Have yourself a jazzy, or pop-punk or country little Christmas
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Have yourself a jazzy, or pop-punk or country little Christmas
In images provided to the New York Times, clockwise from top left: covers of new holiday albums from Cher, Sabrina Carpenter, Robert Glasper and Samara Joy. There is no one correct way to celebrate the holiday season in song. But often the best Yuletide numbers are the ones that fiddle around with tradition. (Via The New York Times)

NEW YORK, NY.- There is no one correct way to celebrate the holiday season in song. For some, reverence is key. But often the best Yuletide numbers are the ones that fiddle around with tradition, taking the familiar components of joy and generosity and remixing them into something silly, salacious or downright odd.

Adam Blackstone, ‘A Legacy Christmas’

Adam Blackstone, who has been a bassist and musical director for Nicki Minaj, Rihanna, Alicia Keys, Justin Timberlake as well as many television shows, revels in his jazz background on his own Legacy albums. “A Legacy Christmas” merges brassy, swinging big-band arrangements with electronically tweaked R&B, and it’s packed with guests: DJ Jazzy Jeff, Boyz II Men, Andra Day. There are glossy, muscular revamps of songs like “Lil Drummer Boy” (which has BJ the Chicago Kid singing alongside Blackstone’s melodic bass) and “Someday at Christmas” (with Robert Randolph’s slide guitar), as well as Blackstone’s own songs, including the neo-Motown “Christmas Kisses,” which has Blackstone rapping alongside Keke Palmer, who sings like she’s fronting the Jackson 5. — JON PARELES

Brandy, ‘Christmas With Brandy’

Brandy leads with angst on her album “Christmas With Brandy,” which includes six songs she co-wrote including the opener, “Feels Different.” The moody, minor-key track leans into a deep post-breakup loneliness that “hurts the worst around Christmas,” even though “when I’m lovesick, you’re toxic.” But the rest of the album is cheerier and sultrier, like her upbeat, retro-styled “Christmas Everyday” and “Christmas Gift” (a duet with her daughter, Sy’rai) and the slow-motion come-on of “Christmas Party for Two.” The familiar songs play up Brandy’s misty tone and melismatic audacity. Her versions of “Have Yourself a Merry Little Christmas,” Mel Tormé’s “The Christmas Song” and even “Deck the Halls” are gauzy and leisurely. And who but Brandy would, in “Jingle Bells,” make an 11-note flourish out of “way”? — PARELES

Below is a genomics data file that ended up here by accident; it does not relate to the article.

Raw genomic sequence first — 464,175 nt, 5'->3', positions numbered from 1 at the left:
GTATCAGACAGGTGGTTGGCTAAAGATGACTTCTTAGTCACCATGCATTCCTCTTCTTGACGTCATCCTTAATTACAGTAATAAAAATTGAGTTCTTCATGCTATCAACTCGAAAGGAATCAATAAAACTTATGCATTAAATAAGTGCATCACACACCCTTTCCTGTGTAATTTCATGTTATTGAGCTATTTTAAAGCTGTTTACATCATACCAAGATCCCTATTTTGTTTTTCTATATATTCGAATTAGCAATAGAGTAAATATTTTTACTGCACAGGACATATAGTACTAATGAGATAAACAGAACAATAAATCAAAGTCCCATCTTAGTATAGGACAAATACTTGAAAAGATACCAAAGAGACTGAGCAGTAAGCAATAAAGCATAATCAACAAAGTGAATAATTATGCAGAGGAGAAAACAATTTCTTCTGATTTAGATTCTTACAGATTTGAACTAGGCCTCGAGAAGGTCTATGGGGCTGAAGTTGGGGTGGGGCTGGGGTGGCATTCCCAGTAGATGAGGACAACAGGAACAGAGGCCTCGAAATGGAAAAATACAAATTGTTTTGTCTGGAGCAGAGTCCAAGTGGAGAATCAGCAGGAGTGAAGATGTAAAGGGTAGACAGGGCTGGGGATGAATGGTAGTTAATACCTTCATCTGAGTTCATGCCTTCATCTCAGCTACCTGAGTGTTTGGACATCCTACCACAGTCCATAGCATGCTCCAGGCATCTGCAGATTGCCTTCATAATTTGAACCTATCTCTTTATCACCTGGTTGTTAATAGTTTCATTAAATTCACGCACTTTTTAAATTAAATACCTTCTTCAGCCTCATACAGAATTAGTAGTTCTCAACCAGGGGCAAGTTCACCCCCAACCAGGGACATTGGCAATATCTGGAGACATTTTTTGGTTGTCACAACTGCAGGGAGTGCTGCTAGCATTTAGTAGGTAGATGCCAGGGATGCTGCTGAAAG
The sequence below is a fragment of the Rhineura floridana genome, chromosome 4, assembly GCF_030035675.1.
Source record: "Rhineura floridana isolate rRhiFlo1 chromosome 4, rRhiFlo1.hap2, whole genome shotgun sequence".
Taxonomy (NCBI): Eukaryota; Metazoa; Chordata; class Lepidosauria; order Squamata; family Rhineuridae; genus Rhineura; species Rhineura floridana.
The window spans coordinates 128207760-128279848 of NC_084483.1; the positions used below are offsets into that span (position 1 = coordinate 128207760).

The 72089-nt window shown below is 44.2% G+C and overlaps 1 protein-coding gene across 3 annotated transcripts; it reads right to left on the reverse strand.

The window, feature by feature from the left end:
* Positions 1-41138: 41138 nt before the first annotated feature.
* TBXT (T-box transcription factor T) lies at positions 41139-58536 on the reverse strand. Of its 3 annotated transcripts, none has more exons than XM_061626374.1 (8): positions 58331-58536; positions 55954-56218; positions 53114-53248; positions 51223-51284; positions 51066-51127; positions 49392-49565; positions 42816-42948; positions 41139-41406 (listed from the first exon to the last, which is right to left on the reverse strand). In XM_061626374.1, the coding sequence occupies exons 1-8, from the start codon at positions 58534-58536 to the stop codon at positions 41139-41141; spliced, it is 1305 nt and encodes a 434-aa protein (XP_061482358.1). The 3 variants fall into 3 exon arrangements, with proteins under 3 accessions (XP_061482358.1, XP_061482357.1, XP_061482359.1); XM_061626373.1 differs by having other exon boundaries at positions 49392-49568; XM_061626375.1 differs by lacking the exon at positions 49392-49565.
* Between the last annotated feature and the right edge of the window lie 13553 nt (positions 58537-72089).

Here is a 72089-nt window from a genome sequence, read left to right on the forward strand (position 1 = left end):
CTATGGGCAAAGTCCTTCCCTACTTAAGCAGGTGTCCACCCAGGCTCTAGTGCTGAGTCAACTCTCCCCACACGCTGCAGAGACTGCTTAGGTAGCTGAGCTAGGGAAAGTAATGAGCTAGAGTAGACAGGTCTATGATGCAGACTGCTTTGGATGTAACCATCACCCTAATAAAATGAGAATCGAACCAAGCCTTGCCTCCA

Sabrina Carpenter, ‘Fruitcake’

The rising pop singer-songwriter Sabrina Carpenter brings her charmingly conversational and occasionally humorous sensibility to the six-song EP “Fruitcake,” her first holiday-themed release. Though she indulges in a straightforward, breathily sung “White Christmas,” the EP’s highlights are its irreverent originals, like “A Nonsense Christmas” (a holiday remix of Carpenter’s 2022 hit), the sleek, sassy “Is It New Years Yet?” and “Cindy Lou Who,” a piano ballad that playfully imagines the sweetest girl in Whoville as a romantic rival: “The snow’s gonna fall and the tree’s gonna glisten,” Carpenter sings. “And I’m gonna puke at the thought of you kissin’.” — LINDSAY ZOLADZ

Cher, ‘Christmas’

Cher’s economically titled new album “Christmas” is an eclectic mix of holiday standards (a rollicking “Run Rudolph Run,” an especially lustful “Santa Baby”) and upbeat, electro-pop originals tailor-made for the woman who sang “Believe” (the strobe-lit “DJ Play a Christmas Song,” the fist-pumping “Angels in the Snow”). The guest list is star-studded and wide-ranging: Stevie Wonder, Michael Bublé and Darlene Love all drop by to duet with Cher on their own holiday classics, while Cyndi Lauper provides an assist on “Put a Little Holiday in Your Heart,” a country-tinged Christmas tune first recorded by LeAnn Rimes. But the album’s most memorably bonkers moment is surely “Drop Top Sleigh Ride,” a campy party anthem featuring a pun-stuffed rap verse from Tyga. The holidays just aren’t the holidays until you’ve heard Cher sing, “Turn it up, it’s a vibe, it’s Christmas.” — ZOLADZ

Robert Glasper, ‘In December’

Keyboardist Robert Glasper is an expert in both abstruse jazz harmonies and sleek hip-hop grooves; he’s also a well-connected collaborator. He brings all those skills to Christmas songs on “In December,” a musicianly rumination on the season; it’s only available on Apple Music. Old carols get elaborate new chromatic convolutions and alternate melodies, while in their new songs, Glasper and his singers consider holiday tensions. In “Make It Home,” PJ Morton and Sevyn Streeter portray a couple wondering if they can possibly reconcile for Christmas; “December,” written by Glasper and Andra Day, cycles through a year of seasonal anxieties and longings. And in “Memories With Mama,” Tarriona Ball, who leads Tank and the Bangas, confides in deep-toned spoken words about how Christmas has changed since her childhood — she’s nostalgic, but realistic. — PARELES